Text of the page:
This weekend last year was actually Martin Luther King Jr. weekend, which makes it a hard comparison for this week. Mark Wahlberg’s crime-thriller Contraband (Universal) won the weekend with $24.3 million and $28.5 million for the four-day weekend, followed by the 3D rerelease Beauty and the Beast 3D (Disney), which took in $17.7 million and $22.2 million over four days. The latter shows how well family movies can do over the MLK Jr. holiday, although we don’t have any family movies this January at all. Mission: Impossible – Ghost Protocol dropped to third place with $14.2 million followed by the Dolly Parton and Queen Latifah musical comedy Joyful Noise (New Line/WB) with $11.2 million over the three-day weekend and $13.8 million including Monday.
This Week’s Updated Predictions –
UPDATE: It’s looking much better for Gangster Squad and A Haunted House this weekend to come closer to Zero Dark Thirty then we initially predicted earlier in the week. The fact that Zero Dark Thirty and A Haunted House are both in less than 2,500 theaters may limit their business this weekend though they both should have strong per-theater averages, particularly “ZD30” which has been in the news quite a bit over the past few weeks. That said, we may have gone a bit overboard with our prediction and we’re lowering it and raising the others. Oh, and The Hobbit loses roughly 800 theaters to make way for the new and expanding movies so we expect it to have a bigger drop this week.
1. Zero Dark Thirty (Sony) – $21.8 million +835% (down 1.6 million)
2. Gangster Squad (Warner Bros.) – $18.5 million N/A (up 2.2 million
3. A Haunted House (Open Road) – $13.3 million N/A (up 2.8 million and one spot)
4. Django Unchained (The Weinstein Company) – $12.5 million -38% (down one spot)
5. Les Misérables (Universal) – $9.5 million -42% (up .5 million and one spot)
6. The Hobbit: An Unexpected Journey (New Line/WB) – $9.0 million -48% (down .6 million and one spot)
7. Texas Chainsaw 3D (Magnolia) $8.0 million -63% (same)
8. Parental Guidance (20th Century Fox) – $5.9 million -38% (down .1 million)
9. Jack Reacher (Paramount) – $4.8 million -45% (down .2 million)
10. Lincoln (DreamWorks) – $4.5 million -18% (up .3 million and one spot)
11. This Is 40 (Universal) – $4.5 million -46%
No CHOSEN ONE this week, but “Glee” star Chris Coulfer wrote and stars in Brian (Saved!) Dannelly’s Struck by Lightning (Tribeca Film) as Carson Phillips, a high school senior with higher aspirations than his home town of Clover can deliver, so he creates a scheme with his best friend (Rebel Wilson from Bridesmaids and Pitch Perfect) to blackmail his high school’s popular kids to help him with his literary magazine. Also starring Allison Janney, Dermot Mulroney, Christina Hendricks and Sarah Hyland (“Modern Family”), it opens in New York on Friday.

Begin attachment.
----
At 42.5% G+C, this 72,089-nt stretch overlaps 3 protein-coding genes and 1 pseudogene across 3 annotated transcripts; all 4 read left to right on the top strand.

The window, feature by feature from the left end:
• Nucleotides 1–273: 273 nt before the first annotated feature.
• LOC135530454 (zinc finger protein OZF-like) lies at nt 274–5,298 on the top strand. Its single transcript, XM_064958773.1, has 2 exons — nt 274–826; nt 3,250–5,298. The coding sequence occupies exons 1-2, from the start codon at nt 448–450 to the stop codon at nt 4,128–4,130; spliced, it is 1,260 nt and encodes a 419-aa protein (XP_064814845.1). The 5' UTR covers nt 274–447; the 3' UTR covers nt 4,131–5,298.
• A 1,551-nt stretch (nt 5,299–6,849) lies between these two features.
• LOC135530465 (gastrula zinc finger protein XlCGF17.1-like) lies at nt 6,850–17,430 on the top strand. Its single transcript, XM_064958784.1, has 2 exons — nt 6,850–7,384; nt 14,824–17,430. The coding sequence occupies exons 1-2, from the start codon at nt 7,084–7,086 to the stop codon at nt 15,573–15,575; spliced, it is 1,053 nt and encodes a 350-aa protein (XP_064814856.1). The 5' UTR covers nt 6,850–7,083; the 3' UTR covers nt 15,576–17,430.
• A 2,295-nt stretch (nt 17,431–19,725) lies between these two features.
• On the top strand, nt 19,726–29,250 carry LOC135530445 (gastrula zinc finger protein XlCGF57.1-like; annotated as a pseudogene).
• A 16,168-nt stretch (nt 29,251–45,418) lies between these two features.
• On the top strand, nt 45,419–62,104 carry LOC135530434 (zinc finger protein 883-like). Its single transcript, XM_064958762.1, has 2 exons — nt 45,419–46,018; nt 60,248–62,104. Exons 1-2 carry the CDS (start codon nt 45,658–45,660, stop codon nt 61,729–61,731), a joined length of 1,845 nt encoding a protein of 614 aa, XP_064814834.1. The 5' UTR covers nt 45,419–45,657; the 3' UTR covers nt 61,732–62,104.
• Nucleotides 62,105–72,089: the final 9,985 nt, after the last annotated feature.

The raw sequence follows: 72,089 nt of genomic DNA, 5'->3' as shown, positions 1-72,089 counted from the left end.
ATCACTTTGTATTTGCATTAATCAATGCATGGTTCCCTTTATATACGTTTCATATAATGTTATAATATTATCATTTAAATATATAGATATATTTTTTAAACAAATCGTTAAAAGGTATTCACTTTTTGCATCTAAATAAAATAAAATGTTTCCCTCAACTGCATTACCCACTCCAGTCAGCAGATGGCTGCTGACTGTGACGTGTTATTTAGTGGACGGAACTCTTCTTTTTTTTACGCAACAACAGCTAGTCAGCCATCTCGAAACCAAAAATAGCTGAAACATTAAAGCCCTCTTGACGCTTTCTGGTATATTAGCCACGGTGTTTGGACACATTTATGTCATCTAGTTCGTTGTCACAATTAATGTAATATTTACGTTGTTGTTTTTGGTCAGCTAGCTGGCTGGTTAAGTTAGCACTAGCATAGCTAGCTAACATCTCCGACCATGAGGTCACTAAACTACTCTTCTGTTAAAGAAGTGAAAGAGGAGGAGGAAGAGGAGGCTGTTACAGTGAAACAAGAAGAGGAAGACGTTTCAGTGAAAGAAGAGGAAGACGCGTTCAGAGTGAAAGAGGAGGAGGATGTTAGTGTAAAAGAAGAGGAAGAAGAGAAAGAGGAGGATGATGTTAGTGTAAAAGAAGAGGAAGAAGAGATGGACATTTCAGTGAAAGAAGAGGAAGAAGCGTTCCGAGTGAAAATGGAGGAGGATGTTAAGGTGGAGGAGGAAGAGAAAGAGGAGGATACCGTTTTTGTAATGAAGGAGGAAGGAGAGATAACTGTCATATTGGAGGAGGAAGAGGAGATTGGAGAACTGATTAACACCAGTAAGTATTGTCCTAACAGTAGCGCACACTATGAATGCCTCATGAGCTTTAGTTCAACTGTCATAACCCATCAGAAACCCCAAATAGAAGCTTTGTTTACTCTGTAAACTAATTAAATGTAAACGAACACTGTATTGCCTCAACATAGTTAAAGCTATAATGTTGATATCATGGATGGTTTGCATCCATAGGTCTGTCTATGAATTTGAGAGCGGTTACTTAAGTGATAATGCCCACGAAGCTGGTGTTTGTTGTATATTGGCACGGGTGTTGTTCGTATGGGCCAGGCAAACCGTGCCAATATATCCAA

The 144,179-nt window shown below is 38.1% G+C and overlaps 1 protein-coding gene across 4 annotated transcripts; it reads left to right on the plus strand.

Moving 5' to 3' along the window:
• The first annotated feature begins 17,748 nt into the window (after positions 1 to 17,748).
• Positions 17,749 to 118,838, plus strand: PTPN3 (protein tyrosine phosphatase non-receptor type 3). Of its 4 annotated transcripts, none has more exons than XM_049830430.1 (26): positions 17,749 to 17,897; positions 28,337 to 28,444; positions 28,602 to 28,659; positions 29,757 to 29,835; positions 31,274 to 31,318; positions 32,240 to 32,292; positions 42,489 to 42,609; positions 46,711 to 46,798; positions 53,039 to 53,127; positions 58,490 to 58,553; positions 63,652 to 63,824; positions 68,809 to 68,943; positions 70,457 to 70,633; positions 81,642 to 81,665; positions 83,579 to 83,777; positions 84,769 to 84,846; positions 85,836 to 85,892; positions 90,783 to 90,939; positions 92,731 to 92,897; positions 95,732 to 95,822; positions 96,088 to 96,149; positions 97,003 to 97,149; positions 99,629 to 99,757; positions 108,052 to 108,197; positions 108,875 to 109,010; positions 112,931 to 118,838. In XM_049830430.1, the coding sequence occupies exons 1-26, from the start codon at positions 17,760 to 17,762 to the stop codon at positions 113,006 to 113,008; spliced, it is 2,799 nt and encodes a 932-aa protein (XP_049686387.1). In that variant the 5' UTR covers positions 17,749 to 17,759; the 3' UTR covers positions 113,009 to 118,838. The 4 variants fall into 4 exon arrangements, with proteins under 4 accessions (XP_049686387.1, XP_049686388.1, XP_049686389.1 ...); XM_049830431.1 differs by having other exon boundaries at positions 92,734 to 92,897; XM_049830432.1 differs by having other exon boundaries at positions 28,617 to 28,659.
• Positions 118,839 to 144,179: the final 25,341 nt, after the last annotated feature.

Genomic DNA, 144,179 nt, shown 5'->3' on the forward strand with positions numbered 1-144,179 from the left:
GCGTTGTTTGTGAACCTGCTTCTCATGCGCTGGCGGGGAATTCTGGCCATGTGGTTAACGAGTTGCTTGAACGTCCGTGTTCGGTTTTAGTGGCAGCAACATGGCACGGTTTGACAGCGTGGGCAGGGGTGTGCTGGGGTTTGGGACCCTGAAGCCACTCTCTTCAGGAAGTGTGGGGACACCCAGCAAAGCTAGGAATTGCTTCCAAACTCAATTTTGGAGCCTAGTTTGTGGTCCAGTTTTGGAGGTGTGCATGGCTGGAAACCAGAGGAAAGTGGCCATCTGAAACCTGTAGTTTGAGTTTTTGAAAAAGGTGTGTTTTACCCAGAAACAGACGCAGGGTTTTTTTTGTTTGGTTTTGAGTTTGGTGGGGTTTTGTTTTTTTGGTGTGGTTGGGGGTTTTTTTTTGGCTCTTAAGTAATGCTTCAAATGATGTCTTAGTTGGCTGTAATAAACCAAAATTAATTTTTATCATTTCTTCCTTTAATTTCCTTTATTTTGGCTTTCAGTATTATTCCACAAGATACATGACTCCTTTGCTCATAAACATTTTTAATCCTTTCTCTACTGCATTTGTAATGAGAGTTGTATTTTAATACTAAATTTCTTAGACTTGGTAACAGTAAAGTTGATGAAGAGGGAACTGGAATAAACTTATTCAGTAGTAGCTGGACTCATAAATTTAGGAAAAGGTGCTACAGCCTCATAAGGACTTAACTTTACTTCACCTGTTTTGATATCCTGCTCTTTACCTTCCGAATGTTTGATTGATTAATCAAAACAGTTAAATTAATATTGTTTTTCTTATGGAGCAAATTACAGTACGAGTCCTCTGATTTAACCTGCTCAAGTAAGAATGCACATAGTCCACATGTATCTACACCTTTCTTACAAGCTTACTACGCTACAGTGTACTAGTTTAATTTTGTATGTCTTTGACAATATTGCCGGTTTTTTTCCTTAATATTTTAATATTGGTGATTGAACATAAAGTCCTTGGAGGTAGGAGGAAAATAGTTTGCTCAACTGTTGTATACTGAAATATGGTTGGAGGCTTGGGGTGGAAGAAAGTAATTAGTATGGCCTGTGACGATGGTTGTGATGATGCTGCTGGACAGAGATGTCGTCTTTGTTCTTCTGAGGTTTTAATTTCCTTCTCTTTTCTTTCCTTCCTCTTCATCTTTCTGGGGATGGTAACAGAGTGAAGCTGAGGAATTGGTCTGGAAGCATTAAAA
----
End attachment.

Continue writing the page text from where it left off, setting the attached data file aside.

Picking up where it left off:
Mini-Review: (Coming Soon!)
Dustin Hoffman makes his directorial debut with Quartet (The Weinstein Company) based on Sir Ronald Harwood’s play set in Beecham House, a retirement home for aging musicians and opera singers and starring Billy Connolly, Tom Courtenay and Pauline Collins as singers Wilf, Reggie and Cissy, who want to stage a benefit concert for Verdi’s birthday, a plan that will only work if they convince Reg’s wife Jean (Maggie Smith) to join them for the concert. Also starring Michael Gambon, it opens in New York on Friday.
Barry Battles’ The Baytown Outlaws (Phase 4 Films) stars Clayne Crawford (“24”), Daniel Cudmore and Travis Fimmel as the Oodie Brothers, Alabama rednecks who are hired by Eva Longoria’s Celeste to retrieve her godson who has been kidnapped by her ex-husband Carols (Billy Bob Thornton). It opens in select cities Friday.
Mini-Review: Who knows who’s to blame for this deplorable mess of an action movie? We surely can’t entirely blame director Barry Battles or his writing partner Griffin Hood, but maybe we can blame Tarantino and Robert Rodriguez or movies like Joe Carnahan’s “Smokin’ Aces” and “Boondock Saints”–movies that made it seem like anyone with a camera and a script filed with the F-word could potentially create a B-movie cult hit.